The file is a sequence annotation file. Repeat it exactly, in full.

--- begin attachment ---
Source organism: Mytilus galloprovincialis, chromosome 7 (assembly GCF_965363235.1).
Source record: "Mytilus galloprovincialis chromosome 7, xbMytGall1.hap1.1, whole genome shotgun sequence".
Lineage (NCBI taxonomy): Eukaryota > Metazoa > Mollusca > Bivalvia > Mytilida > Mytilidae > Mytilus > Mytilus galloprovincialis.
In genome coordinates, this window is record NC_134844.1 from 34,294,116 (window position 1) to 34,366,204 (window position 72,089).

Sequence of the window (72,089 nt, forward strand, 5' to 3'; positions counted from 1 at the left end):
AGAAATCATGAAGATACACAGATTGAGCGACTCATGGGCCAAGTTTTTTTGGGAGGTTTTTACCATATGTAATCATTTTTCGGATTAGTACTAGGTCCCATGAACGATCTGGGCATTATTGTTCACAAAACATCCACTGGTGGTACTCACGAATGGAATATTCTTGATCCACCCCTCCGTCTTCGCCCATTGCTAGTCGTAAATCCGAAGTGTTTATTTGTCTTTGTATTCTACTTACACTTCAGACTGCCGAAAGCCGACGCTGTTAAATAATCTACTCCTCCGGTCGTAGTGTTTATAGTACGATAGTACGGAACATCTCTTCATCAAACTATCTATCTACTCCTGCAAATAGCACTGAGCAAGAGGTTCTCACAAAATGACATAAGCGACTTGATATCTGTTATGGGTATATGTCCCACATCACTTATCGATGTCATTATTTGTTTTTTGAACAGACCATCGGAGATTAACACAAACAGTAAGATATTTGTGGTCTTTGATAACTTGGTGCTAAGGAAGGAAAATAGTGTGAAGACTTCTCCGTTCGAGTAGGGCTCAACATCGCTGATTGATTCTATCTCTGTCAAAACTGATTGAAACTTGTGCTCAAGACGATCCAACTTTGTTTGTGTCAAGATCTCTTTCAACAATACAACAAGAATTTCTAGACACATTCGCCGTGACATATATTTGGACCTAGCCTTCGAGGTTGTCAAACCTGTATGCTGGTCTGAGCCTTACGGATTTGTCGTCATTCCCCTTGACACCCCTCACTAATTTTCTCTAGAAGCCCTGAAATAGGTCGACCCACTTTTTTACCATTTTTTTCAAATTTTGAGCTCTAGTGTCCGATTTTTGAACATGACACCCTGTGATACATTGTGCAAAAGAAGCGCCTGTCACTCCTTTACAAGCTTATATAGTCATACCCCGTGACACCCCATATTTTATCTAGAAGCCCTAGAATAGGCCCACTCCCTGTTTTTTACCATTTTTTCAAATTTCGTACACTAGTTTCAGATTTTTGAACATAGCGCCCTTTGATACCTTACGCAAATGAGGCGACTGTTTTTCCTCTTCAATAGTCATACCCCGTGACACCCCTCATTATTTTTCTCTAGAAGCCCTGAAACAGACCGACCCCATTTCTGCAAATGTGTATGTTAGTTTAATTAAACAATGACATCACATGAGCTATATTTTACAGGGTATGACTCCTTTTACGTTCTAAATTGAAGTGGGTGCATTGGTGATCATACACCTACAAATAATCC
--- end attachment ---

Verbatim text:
Source organism: Mytilus galloprovincialis, chromosome 7 (assembly GCF_965363235.1).
Source record: "Mytilus galloprovincialis chromosome 7, xbMytGall1.hap1.1, whole genome shotgun sequence".
Lineage (NCBI taxonomy): Eukaryota > Metazoa > Mollusca > Bivalvia > Mytilida > Mytilidae > Mytilus > Mytilus galloprovincialis.
In genome coordinates, this window is record NC_134844.1 from 34,294,116 (window position 1) to 34,366,204 (window position 72,089).

Sequence of the window (72,089 nt, forward strand, 5' to 3'; positions counted from 1 at the left end):
AGAAATCATGAAGATACACAGATTGAGCGACTCATGGGCCAAGTTTTTTTGGGAGGTTTTTACCATATGTAATCATTTTTCGGATTAGTACTAGGTCCCATGAACGATCTGGGCATTATTGTTCACAAAACATCCACTGGTGGTACTCACGAATGGAATATTCTTGATCCACCCCTCCGTCTTCGCCCATTGCTAGTCGTAAATCCGAAGTGTTTATTTGTCTTTGTATTCTACTTACACTTCAGACTGCCGAAAGCCGACGCTGTTAAATAATCTACTCCTCCGGTCGTAGTGTTTATAGTACGATAGTACGGAACATCTCTTCATCAAACTATCTATCTACTCCTGCAAATAGCACTGAGCAAGAGGTTCTCACAAAATGACATAAGCGACTTGATATCTGTTATGGGTATATGTCCCACATCACTTATCGATGTCATTATTTGTTTTTTGAACAGACCATCGGAGATTAACACAAACAGTAAGATATTTGTGGTCTTTGATAACTTGGTGCTAAGGAAGGAAAATAGTGTGAAGACTTCTCCGTTCGAGTAGGGCTCAACATCGCTGATTGATTCTATCTCTGTCAAAACTGATTGAAACTTGTGCTCAAGACGATCCAACTTTGTTTGTGTCAAGATCTCTTTCAACAATACAACAAGAATTTCTAGACACATTCGCCGTGACATATATTTGGACCTAGCCTTCGAGGTTGTCAAACCTGTATGCTGGTCTGAGCCTTACGGATTTGTCGTCATTCCCCTTGACACCCCTCACTAATTTTCTCTAGAAGCCCTGAAATAGGTCGACCCACTTTTTTACCATTTTTTTCAAATTTTGAGCTCTAGTGTCCGATTTTTGAACATGACACCCTGTGATACATTGTGCAAAAGAAGCGCCTGTCACTCCTTTACAAGCTTATATAGTCATACCCCGTGACACCCCATATTTTATCTAGAAGCCCTAGAATAGGCCCACTCCCTGTTTTTTACCATTTTTTCAAATTTCGTACACTAGTTTCAGATTTTTGAACATAGCGCCCTTTGATACCTTACGCAAATGAGGCGACTGTTTTTCCTCTTCAATAGTCATACCCCGTGACACCCCTCATTATTTTTCTCTAGAAGCCCTGAAACAGACCGACCCCATTTCTGCAAATGTGTATGTTAGTTTAATTAAACAATGACATCACATGAGCTATATTTTACAGGGTATGACTCCTTTTACGTTCTAAATTGAAGTGGGTGCATTGGTGATCATACACCTACAAATAATCC